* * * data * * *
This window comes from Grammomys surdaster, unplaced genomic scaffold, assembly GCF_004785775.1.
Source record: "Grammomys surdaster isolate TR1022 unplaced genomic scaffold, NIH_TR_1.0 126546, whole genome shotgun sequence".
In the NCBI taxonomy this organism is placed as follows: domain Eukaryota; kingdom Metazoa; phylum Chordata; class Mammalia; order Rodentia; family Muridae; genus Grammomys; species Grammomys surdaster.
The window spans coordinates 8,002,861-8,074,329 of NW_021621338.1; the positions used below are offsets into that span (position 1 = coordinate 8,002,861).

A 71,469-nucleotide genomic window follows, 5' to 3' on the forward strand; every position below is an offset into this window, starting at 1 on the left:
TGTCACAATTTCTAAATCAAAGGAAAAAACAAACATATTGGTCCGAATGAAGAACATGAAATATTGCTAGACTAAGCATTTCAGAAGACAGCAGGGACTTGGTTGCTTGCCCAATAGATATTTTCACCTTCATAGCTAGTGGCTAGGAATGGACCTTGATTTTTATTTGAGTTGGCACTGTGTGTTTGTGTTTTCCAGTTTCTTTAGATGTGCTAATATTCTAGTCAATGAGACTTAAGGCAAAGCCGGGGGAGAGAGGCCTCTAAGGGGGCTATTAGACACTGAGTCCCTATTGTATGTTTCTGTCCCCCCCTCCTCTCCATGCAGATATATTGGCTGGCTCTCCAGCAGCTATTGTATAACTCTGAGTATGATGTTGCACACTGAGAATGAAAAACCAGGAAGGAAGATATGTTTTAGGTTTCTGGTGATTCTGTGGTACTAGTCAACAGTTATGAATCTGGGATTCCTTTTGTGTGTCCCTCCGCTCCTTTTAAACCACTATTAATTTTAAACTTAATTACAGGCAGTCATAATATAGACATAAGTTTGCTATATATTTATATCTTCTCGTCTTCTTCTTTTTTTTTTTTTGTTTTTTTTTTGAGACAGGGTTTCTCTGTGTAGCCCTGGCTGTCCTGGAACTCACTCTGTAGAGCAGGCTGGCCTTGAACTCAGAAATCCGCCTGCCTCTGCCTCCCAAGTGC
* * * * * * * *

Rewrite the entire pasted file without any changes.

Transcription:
This window comes from Grammomys surdaster, unplaced genomic scaffold, assembly GCF_004785775.1.
Source record: "Grammomys surdaster isolate TR1022 unplaced genomic scaffold, NIH_TR_1.0 126546, whole genome shotgun sequence".
In the NCBI taxonomy this organism is placed as follows: domain Eukaryota; kingdom Metazoa; phylum Chordata; class Mammalia; order Rodentia; family Muridae; genus Grammomys; species Grammomys surdaster.
The window spans coordinates 8,002,861-8,074,329 of NW_021621338.1; the positions used below are offsets into that span (position 1 = coordinate 8,002,861).

A 71,469-nucleotide genomic window follows, 5' to 3' on the forward strand; every position below is an offset into this window, starting at 1 on the left:
TGTCACAATTTCTAAATCAAAGGAAAAAACAAACATATTGGTCCGAATGAAGAACATGAAATATTGCTAGACTAAGCATTTCAGAAGACAGCAGGGACTTGGTTGCTTGCCCAATAGATATTTTCACCTTCATAGCTAGTGGCTAGGAATGGACCTTGATTTTTATTTGAGTTGGCACTGTGTGTTTGTGTTTTCCAGTTTCTTTAGATGTGCTAATATTCTAGTCAATGAGACTTAAGGCAAAGCCGGGGGAGAGAGGCCTCTAAGGGGGCTATTAGACACTGAGTCCCTATTGTATGTTTCTGTCCCCCCCTCCTCTCCATGCAGATATATTGGCTGGCTCTCCAGCAGCTATTGTATAACTCTGAGTATGATGTTGCACACTGAGAATGAAAAACCAGGAAGGAAGATATGTTTTAGGTTTCTGGTGATTCTGTGGTACTAGTCAACAGTTATGAATCTGGGATTCCTTTTGTGTGTCCCTCCGCTCCTTTTAAACCACTATTAATTTTAAACTTAATTACAGGCAGTCATAATATAGACATAAGTTTGCTATATATTTATATCTTCTCGTCTTCTTCTTTTTTTTTTTTTGTTTTTTTTTTGAGACAGGGTTTCTCTGTGTAGCCCTGGCTGTCCTGGAACTCACTCTGTAGAGCAGGCTGGCCTTGAACTCAGAAATCCGCCTGCCTCTGCCTCCCAAGTGC